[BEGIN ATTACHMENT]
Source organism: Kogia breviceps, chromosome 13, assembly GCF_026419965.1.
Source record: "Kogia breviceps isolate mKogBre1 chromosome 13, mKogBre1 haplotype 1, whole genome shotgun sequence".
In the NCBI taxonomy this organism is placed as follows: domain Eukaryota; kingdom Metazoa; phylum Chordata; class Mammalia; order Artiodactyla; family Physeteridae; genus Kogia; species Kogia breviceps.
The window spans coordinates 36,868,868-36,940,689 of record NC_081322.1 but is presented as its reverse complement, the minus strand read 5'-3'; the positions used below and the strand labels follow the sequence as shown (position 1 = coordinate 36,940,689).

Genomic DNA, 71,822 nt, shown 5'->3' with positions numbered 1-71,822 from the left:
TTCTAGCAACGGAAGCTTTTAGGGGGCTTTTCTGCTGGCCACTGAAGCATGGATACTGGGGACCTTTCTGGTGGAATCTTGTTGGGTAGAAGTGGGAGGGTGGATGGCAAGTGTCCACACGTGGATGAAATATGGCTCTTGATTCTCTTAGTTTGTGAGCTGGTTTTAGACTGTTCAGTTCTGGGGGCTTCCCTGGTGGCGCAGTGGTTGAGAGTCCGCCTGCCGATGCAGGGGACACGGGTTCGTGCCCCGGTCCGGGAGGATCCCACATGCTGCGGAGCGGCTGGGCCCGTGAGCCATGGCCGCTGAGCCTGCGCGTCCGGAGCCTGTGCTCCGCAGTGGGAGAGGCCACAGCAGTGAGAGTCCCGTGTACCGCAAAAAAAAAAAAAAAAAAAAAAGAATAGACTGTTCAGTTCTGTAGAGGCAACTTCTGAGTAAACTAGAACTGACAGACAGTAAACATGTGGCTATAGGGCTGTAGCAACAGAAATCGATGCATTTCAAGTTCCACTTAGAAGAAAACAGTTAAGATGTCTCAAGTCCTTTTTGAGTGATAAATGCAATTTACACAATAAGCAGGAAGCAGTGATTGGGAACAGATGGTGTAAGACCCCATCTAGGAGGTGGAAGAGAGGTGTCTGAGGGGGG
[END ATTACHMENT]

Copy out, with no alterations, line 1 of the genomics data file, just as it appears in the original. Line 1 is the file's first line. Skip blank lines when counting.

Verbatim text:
Source organism: Kogia breviceps, chromosome 13, assembly GCF_026419965.1.